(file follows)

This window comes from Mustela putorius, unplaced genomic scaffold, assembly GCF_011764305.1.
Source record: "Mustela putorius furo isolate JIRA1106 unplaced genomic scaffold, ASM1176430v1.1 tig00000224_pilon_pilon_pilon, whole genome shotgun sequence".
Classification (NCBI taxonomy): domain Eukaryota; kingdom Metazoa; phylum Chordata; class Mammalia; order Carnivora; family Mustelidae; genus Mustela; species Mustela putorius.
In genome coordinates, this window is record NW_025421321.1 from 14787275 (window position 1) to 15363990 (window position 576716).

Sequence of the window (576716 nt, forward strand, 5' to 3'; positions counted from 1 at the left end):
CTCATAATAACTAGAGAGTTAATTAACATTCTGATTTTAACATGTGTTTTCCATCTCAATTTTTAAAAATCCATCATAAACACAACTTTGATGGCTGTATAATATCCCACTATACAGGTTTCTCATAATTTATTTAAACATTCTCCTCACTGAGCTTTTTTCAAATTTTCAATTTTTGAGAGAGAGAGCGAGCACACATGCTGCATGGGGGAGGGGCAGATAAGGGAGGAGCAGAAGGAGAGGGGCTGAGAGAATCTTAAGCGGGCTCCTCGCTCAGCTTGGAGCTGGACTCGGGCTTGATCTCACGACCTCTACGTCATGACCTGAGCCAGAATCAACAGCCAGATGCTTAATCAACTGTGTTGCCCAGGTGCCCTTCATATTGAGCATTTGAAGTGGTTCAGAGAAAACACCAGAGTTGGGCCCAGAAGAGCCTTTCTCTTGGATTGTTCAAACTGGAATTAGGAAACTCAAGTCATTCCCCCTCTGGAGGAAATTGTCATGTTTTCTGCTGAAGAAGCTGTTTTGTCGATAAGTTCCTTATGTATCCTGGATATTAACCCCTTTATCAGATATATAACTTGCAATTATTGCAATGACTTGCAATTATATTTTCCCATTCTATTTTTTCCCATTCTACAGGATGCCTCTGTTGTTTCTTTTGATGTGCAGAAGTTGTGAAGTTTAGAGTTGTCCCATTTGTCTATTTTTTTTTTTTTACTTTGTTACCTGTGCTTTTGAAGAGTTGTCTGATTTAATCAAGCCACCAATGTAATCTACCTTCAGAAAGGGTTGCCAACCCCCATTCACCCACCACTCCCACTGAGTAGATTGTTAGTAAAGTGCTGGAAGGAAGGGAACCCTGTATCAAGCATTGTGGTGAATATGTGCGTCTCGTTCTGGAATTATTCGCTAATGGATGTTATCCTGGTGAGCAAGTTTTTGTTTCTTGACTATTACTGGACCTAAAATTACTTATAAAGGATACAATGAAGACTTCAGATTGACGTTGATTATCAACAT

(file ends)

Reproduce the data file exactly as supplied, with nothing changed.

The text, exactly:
This window comes from Mustela putorius, unplaced genomic scaffold, assembly GCF_011764305.1.
Source record: "Mustela putorius furo isolate JIRA1106 unplaced genomic scaffold, ASM1176430v1.1 tig00000224_pilon_pilon_pilon, whole genome shotgun sequence".
Classification (NCBI taxonomy): domain Eukaryota; kingdom Metazoa; phylum Chordata; class Mammalia; order Carnivora; family Mustelidae; genus Mustela; species Mustela putorius.
In genome coordinates, this window is record NW_025421321.1 from 14787275 (window position 1) to 15363990 (window position 576716).

Sequence of the window (576716 nt, forward strand, 5' to 3'; positions counted from 1 at the left end):
CTCATAATAACTAGAGAGTTAATTAACATTCTGATTTTAACATGTGTTTTCCATCTCAATTTTTAAAAATCCATCATAAACACAACTTTGATGGCTGTATAATATCCCACTATACAGGTTTCTCATAATTTATTTAAACATTCTCCTCACTGAGCTTTTTTCAAATTTTCAATTTTTGAGAGAGAGAGCGAGCACACATGCTGCATGGGGGAGGGGCAGATAAGGGAGGAGCAGAAGGAGAGGGGCTGAGAGAATCTTAAGCGGGCTCCTCGCTCAGCTTGGAGCTGGACTCGGGCTTGATCTCACGACCTCTACGTCATGACCTGAGCCAGAATCAACAGCCAGATGCTTAATCAACTGTGTTGCCCAGGTGCCCTTCATATTGAGCATTTGAAGTGGTTCAGAGAAAACACCAGAGTTGGGCCCAGAAGAGCCTTTCTCTTGGATTGTTCAAACTGGAATTAGGAAACTCAAGTCATTCCCCCTCTGGAGGAAATTGTCATGTTTTCTGCTGAAGAAGCTGTTTTGTCGATAAGTTCCTTATGTATCCTGGATATTAACCCCTTTATCAGATATATAACTTGCAATTATTGCAATGACTTGCAATTATATTTTCCCATTCTATTTTTTCCCATTCTACAGGATGCCTCTGTTGTTTCTTTTGATGTGCAGAAGTTGTGAAGTTTAGAGTTGTCCCATTTGTCTATTTTTTTTTTTTTACTTTGTTACCTGTGCTTTTGAAGAGTTGTCTGATTTAATCAAGCCACCAATGTAATCTACCTTCAGAAAGGGTTGCCAACCCCCATTCACCCACCACTCCCACTGAGTAGATTGTTAGTAAAGTGCTGGAAGGAAGGGAACCCTGTATCAAGCATTGTGGTGAATATGTGCGTCTCGTTCTGGAATTATTCGCTAATGGATGTTATCCTGGTGAGCAAGTTTTTGTTTCTTGACTATTACTGGACCTAAAATTACTTATAAAGGATACAATGAAGACTTCAGATTGACGTTGATTATCAACAT